Gran Torino (Eastwood, 2008)

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The Man with No Name, the ultimate emblem of vigilante justice, has long been a filmmaker of great complexity and compassion. But Clint Eastwood’s latest film Gran Torino, while not on par with The Outlaw Josey Whales, or White Hunter, Black Heart, or A Perfect World, or Mystic River, is one of this year’s best, clearly showing Eastwood’s evolving interest in the relationship of opposites, between cultures, individuals, communities, and emotions. At first glance, Gran Torino looks like the simple story of racist Korean War Vet widower Walt Kowalski who lives in a run-down neighborhood flooded with gangs and immigrants, whose everyday existence becomes tested by a series of escalating events of violence. However, nothing in an Eastwood film is without careful construction, and everything evokes a remembrance of past memories. The great conflict at the heart of an Eastwood film, Gran Torino included, is how the characters enable the past to control the present, and in turn the future. In Mystic River, past trauma’s destroy characters, whereas in Unforgiven and A Perfect World, previous acts of violence end up producing salvation for the young. Gran Torino certainty evolves the themes of these previous Eastwood films, but it also shows Eastwood as an evolving humanist, a filmmaker transcending easy solutions of violence in favor of calculated visions of sacrifice. Sure, moments in Gran Torino are heavy handed, even a bit corny, but for the most part the film carefully plays with Walt’s changing world in ways that produce simple pleasures of character interaction and simple moments of sadness, like Walt’s final phone call to his youngest son, in which the conversation doesn’t breach the surface of formality. The mint condition car of the film’s title doesn’t come to represent Eastwood’s iconic stature, or his brilliantly pliable work as a filmmaker, but of the beauty and wisdom and durability the past can offer the present. Instead of bloodshed, or child abduction, or abuse, Gran Torino provides connections with the past that aid instead of hinder the present, enduring just long enough for the tides to turn toward a substantial existence, a thematic progression of substantial weight.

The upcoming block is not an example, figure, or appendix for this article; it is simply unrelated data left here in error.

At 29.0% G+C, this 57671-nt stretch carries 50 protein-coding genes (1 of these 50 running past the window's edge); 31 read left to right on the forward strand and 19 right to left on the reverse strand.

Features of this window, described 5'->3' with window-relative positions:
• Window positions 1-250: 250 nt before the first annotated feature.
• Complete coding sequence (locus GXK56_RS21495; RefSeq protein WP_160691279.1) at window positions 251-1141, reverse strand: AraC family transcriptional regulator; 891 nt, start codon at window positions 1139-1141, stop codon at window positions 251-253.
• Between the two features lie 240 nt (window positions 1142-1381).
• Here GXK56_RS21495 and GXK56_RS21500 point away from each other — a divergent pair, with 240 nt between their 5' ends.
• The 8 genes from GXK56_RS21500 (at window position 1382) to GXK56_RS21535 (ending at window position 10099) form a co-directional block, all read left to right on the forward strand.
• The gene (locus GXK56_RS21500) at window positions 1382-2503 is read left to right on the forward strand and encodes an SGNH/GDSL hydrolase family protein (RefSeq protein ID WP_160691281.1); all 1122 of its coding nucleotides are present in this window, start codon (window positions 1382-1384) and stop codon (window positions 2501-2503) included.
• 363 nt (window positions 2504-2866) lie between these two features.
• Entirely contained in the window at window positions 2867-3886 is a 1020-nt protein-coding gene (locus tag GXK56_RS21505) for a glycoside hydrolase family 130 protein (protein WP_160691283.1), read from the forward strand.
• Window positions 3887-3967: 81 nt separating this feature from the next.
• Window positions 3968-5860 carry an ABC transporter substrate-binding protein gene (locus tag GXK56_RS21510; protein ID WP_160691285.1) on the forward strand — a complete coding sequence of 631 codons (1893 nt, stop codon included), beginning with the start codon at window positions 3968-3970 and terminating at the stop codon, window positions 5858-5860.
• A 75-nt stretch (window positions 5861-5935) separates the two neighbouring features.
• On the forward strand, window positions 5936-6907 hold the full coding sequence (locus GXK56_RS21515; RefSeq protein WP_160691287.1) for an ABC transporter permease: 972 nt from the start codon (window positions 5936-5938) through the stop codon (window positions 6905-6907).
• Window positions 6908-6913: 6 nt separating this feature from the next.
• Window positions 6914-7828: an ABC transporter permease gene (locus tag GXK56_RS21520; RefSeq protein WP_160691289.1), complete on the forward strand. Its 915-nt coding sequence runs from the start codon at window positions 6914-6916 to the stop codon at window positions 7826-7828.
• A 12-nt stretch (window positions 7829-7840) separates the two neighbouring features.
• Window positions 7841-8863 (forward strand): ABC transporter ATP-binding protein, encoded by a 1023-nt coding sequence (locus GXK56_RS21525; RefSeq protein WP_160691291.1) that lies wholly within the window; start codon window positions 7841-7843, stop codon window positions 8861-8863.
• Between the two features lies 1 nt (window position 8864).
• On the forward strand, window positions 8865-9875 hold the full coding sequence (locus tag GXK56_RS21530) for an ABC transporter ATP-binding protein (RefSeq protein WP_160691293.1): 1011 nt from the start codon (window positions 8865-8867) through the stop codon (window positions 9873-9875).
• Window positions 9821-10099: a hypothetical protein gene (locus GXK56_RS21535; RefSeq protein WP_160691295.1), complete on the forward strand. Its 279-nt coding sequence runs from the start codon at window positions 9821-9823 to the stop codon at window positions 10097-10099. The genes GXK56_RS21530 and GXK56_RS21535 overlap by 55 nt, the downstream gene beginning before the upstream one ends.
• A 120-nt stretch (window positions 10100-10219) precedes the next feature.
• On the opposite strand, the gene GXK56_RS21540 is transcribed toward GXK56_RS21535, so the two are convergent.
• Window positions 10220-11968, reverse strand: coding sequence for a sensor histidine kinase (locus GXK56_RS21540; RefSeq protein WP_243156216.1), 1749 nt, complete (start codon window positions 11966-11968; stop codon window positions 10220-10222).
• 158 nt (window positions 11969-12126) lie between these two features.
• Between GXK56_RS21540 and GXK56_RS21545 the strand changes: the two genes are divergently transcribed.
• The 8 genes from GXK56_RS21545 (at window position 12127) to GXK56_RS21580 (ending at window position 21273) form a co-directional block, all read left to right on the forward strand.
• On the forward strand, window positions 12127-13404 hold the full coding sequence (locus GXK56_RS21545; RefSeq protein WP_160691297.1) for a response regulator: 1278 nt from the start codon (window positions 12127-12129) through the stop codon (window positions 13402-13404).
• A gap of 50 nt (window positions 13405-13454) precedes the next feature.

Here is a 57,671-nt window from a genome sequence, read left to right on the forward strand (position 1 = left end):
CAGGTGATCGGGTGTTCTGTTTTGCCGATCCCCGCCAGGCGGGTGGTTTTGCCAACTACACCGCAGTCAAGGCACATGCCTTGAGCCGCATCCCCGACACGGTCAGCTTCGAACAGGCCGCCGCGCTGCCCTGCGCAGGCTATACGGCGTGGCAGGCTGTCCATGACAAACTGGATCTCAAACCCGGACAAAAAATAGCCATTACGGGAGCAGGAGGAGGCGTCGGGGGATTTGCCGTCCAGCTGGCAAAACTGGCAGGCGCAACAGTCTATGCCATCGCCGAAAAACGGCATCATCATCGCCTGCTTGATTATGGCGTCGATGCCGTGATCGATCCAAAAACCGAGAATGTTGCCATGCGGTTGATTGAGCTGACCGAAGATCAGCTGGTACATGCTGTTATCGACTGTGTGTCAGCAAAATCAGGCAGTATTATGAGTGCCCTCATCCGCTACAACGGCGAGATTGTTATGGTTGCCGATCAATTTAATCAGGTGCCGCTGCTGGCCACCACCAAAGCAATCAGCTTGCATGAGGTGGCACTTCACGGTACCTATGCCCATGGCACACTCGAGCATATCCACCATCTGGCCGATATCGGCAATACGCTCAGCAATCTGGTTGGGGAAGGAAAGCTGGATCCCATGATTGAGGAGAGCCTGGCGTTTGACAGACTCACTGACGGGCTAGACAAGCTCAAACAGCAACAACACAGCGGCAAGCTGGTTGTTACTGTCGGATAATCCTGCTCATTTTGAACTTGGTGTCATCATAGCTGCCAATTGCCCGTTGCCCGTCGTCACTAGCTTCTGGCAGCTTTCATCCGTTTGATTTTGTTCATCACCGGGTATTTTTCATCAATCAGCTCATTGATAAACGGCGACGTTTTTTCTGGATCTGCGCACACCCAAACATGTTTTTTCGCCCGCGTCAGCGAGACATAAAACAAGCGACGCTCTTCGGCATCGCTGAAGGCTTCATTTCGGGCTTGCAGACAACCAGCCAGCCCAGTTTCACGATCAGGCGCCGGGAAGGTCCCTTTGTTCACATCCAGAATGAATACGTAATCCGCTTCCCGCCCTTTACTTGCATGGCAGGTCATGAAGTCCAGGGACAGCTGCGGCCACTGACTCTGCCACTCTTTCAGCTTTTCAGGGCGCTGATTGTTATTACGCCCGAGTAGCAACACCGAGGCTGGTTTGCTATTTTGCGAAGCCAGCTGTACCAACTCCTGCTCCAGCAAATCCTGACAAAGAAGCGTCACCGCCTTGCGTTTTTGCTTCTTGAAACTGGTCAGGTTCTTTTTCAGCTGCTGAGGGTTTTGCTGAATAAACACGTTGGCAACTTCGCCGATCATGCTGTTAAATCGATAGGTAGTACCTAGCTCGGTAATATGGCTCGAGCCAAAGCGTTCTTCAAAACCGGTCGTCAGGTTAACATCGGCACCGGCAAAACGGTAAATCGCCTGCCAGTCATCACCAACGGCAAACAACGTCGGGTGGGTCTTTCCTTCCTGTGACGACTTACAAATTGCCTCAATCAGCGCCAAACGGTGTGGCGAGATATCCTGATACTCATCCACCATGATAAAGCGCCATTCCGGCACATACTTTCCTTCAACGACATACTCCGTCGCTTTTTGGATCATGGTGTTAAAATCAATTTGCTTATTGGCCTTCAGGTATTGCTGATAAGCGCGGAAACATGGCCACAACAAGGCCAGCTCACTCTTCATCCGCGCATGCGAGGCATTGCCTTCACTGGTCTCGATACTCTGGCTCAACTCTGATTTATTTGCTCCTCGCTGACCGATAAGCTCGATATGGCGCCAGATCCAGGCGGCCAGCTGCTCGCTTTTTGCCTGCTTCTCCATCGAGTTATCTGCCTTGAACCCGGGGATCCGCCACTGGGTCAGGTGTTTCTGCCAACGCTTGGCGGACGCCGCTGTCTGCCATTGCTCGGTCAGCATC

3 thoughts on “Gran Torino (Eastwood, 2008)

  1. While I watched this, I kept wondering if (in the Canon of Eastwood films) this film would be one that I will go back and watch over and over again. And considering that it seems this might be his last performance, where does it rank among the classic Eastwood characters? Hard to say. Thematically, yes, it does fit the mold of character’s dealing with past trauma and the ending of self-sacrifice added that much more, but too many heavy handed scenes of forced dialog and stilted acting (the priest in particular) dropped this one from “classic” status to somewhere right below. A near miss for me.

  2. Bryan, I honestly didn’t have a problem with any of the acting, especially the priest. He seemed young, naive, but intelligent and willing to listen. I think this is a film of much complexity, especially the moments with Clint by himself. These are the scenes that raise the film from good to great, and I can’t wait to see it again. It might not be a full blown masterpiece, but it’s hands down a knockout for me, and for Clint, a very good film. Watch Changeling and you might change your mind about what is a minor Clint movie.

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